So much like the MacBook Air, Apple has fallen victim to style over substance, obsessing about minimalism to the detriment of real world pragmatism. In the case of the new shuffle refusal to include basic controls on the player itself has seen music aficionados struck off the list of potential owners and the addition of text-to-speech is no substitute for something as simple and useful as a display.

Oh dear Apple. Oh dear.

Update: If you really, truly, have to have it spelt out why you shouldn't use bundled earphones read this immediately.

Update: Apple is planning to release an adapter lead with controls for third party headphones. New problem: unless your favourite buds are modular the controls will be somewhere around your knees. Of course it represents extra expense too. Keep digging Apple, that hole isn't big enough yet.

Update 2: Klipsch and Scosche have announced they are releasing headphones that are compatible with the new shuffle. Fantastic, third party options are available - which means binning our existing third party earphones and spending more cash. Oh and no word if any of their functionality will be compatible with other iPod models.


iPod shuffle


March 11, 2009, 6:40 pm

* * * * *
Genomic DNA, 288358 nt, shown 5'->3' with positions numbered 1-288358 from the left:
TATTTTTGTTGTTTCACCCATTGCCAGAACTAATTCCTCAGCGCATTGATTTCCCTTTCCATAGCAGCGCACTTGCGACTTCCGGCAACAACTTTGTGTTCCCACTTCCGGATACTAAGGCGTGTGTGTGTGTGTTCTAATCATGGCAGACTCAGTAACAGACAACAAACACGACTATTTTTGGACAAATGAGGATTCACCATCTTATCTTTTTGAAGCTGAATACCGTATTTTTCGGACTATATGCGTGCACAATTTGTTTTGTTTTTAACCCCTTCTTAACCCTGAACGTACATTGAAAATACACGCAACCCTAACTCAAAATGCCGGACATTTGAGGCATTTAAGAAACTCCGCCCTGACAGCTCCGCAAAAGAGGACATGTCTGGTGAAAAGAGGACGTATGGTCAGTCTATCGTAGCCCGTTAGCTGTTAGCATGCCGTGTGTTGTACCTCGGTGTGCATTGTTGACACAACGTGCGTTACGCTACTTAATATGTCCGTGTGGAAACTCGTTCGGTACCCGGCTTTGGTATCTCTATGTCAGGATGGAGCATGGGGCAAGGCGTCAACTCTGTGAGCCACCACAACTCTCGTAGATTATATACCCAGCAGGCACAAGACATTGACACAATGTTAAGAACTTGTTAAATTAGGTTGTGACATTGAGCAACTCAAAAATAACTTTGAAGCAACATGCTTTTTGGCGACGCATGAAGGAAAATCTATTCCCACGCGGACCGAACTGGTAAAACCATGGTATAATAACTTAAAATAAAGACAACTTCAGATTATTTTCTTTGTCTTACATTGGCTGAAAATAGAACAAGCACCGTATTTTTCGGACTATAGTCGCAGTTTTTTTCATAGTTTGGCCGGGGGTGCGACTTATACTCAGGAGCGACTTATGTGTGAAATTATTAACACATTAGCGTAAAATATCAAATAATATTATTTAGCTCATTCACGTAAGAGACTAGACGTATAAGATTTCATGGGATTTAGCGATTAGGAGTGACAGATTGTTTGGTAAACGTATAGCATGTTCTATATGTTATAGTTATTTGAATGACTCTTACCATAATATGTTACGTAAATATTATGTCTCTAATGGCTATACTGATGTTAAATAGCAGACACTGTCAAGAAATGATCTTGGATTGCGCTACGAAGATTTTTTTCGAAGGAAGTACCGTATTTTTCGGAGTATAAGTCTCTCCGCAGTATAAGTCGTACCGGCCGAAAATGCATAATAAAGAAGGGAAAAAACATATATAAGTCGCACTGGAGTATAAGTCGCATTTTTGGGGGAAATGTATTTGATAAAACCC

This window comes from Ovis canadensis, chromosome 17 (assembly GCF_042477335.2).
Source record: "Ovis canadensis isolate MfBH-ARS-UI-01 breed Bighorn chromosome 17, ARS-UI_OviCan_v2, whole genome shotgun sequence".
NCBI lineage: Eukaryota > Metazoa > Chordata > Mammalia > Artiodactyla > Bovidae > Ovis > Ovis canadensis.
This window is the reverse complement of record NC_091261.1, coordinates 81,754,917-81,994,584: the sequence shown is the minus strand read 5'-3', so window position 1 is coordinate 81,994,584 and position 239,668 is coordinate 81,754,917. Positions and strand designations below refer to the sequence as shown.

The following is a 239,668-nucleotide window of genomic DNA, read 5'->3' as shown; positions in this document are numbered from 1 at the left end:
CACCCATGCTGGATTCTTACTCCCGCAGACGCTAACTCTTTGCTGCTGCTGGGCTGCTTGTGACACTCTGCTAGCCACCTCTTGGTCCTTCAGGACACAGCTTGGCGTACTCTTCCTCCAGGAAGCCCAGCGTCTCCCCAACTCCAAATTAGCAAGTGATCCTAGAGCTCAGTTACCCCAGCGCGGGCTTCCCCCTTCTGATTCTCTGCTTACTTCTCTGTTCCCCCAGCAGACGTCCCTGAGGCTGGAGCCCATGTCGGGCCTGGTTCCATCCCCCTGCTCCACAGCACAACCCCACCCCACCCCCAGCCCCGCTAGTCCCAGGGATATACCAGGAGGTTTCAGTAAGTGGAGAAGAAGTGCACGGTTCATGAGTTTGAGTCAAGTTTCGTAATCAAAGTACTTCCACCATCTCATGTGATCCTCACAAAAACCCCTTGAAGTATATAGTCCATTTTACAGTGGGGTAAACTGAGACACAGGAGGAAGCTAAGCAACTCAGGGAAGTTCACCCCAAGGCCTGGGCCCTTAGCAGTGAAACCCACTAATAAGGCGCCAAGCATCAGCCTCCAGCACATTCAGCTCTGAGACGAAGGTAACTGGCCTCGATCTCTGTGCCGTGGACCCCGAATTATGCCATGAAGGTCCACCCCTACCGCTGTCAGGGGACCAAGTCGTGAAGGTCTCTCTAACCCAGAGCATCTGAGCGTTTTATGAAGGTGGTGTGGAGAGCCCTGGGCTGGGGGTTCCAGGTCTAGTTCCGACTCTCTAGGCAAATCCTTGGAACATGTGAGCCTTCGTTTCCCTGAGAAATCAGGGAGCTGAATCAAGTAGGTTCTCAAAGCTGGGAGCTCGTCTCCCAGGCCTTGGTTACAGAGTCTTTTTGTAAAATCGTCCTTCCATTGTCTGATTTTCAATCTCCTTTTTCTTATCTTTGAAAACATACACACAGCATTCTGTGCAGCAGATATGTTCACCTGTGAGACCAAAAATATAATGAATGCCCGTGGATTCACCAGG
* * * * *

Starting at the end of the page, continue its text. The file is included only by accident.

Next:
March 11, 2009, 7:05 pm

The worrying thing is that they will literally sell millions of these new shuffles. Are people stupid or just blissfully ignorant?


March 11, 2009, 7:40 pm

I simply cannot fathom how pathetic Apple have been with this one.

Maybe they could actually build the mp3 player into the cables of the headphones for even greater minimalism, or perhaps they could patent humming and charge people to, just stand and hum to themselves.


March 11, 2009, 7:42 pm

It's an iPod shuffle. Do you really think that the vast majority of people in the market for one of these care what headphones they have to use with it? If there's enough of a market then I'm sure third parties will bring out 'special' headphones and/or Apple will make an adapter to include the remote but allow any old headphones to be plugged in on the end.